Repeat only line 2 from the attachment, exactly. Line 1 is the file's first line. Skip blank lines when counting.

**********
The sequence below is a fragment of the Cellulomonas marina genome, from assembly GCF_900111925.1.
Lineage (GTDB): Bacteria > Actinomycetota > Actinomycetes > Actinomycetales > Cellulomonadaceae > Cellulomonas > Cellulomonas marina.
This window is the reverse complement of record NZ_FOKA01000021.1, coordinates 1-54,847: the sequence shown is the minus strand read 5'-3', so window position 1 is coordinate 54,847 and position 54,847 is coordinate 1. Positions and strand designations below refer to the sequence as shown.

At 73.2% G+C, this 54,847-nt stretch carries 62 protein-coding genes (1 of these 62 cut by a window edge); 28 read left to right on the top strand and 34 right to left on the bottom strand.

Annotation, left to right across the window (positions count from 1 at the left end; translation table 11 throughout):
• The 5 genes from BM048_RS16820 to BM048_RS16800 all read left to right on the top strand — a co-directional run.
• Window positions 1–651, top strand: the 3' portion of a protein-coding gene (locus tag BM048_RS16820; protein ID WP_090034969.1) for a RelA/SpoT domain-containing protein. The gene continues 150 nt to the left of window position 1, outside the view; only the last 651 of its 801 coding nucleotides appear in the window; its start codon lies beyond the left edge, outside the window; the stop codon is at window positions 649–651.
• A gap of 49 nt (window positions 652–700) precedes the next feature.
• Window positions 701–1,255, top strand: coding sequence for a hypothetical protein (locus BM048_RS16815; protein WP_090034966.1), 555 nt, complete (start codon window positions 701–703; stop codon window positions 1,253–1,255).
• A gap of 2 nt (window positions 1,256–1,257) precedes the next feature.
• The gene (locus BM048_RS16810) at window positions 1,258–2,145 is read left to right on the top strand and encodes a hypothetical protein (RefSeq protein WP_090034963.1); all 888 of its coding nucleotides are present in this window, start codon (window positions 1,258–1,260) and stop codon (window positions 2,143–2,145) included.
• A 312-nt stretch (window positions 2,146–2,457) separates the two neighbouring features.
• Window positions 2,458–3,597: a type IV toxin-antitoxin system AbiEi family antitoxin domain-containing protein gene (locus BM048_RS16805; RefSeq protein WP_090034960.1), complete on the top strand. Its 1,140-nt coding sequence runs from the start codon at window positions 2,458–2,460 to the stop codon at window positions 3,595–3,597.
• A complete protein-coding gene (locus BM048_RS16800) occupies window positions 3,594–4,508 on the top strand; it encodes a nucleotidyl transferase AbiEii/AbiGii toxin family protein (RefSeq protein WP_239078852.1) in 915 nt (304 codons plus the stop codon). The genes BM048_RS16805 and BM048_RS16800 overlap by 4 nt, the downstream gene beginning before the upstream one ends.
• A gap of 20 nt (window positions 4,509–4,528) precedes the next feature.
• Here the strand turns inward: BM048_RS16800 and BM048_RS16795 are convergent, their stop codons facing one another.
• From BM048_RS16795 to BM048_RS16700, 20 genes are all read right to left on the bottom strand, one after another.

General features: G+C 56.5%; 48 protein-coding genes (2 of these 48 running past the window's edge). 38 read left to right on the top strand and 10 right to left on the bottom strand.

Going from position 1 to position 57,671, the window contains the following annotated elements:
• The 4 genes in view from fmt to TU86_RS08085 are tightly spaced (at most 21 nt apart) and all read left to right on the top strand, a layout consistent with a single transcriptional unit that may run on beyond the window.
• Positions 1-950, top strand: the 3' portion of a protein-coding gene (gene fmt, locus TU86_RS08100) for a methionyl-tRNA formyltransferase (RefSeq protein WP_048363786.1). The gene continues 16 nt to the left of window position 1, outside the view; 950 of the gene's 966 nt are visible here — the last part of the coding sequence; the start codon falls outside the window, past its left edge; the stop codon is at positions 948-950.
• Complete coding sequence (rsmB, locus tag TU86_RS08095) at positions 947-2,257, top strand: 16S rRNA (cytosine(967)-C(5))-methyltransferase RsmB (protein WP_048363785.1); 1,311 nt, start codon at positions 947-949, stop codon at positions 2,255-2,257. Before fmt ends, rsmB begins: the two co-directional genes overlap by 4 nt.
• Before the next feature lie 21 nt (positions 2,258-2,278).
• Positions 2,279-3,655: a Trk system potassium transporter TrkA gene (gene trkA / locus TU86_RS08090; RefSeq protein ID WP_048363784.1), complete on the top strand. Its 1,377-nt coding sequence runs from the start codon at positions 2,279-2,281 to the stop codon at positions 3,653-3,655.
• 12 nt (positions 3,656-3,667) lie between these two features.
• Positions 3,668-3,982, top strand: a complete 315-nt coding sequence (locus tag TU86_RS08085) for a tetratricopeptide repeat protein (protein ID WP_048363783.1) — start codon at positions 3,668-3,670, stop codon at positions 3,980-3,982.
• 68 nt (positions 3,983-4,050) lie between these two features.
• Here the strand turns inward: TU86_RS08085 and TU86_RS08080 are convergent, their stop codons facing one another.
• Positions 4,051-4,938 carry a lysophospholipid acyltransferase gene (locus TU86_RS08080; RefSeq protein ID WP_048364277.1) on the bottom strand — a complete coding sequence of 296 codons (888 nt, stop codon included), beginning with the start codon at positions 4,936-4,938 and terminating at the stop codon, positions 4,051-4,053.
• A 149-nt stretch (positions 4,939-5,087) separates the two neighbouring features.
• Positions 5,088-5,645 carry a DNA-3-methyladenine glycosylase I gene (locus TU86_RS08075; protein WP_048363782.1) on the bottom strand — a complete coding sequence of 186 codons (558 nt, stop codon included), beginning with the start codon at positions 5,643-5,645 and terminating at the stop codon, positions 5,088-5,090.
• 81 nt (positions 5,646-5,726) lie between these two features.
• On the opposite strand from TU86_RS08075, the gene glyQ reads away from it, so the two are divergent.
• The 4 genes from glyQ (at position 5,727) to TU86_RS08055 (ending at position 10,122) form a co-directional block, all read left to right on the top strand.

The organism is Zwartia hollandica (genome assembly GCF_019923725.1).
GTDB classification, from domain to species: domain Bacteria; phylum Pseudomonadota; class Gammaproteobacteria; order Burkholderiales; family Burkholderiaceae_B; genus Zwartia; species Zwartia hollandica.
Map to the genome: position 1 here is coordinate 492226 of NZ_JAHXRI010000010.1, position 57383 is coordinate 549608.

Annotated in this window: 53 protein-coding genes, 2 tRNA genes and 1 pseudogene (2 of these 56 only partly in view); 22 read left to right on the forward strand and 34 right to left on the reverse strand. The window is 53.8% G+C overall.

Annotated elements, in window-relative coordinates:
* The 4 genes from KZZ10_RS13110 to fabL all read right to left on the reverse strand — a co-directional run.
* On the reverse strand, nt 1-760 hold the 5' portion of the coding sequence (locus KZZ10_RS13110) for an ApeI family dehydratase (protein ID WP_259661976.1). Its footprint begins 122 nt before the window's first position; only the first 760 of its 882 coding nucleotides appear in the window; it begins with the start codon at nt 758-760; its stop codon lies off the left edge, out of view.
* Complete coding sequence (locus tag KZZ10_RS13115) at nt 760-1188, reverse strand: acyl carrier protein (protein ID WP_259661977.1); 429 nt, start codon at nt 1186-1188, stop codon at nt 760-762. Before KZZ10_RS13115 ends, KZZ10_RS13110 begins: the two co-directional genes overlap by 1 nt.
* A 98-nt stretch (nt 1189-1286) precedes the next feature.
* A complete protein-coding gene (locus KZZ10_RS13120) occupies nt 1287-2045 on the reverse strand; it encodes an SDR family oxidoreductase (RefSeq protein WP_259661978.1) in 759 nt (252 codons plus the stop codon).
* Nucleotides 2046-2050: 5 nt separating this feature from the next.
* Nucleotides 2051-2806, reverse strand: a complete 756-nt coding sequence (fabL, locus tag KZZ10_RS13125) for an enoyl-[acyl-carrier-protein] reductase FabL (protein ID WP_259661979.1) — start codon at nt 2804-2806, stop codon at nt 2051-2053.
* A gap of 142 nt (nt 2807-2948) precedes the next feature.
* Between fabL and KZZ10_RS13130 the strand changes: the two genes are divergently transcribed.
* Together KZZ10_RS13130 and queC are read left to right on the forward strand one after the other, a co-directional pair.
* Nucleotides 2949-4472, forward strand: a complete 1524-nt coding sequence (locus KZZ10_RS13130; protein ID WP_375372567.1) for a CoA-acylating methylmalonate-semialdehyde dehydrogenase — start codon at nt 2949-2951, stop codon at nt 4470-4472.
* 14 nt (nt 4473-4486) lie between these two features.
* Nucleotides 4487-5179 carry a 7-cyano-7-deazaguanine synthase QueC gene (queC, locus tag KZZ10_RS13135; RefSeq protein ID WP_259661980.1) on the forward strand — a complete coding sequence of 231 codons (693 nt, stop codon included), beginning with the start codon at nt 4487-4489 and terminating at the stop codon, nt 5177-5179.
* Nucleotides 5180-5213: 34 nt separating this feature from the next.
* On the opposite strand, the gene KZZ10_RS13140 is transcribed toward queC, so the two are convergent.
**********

Lineage (GTDB): Bacteria > Actinomycetota > Actinomycetes > Actinomycetales > Cellulomonadaceae > Cellulomonas > Cellulomonas marina.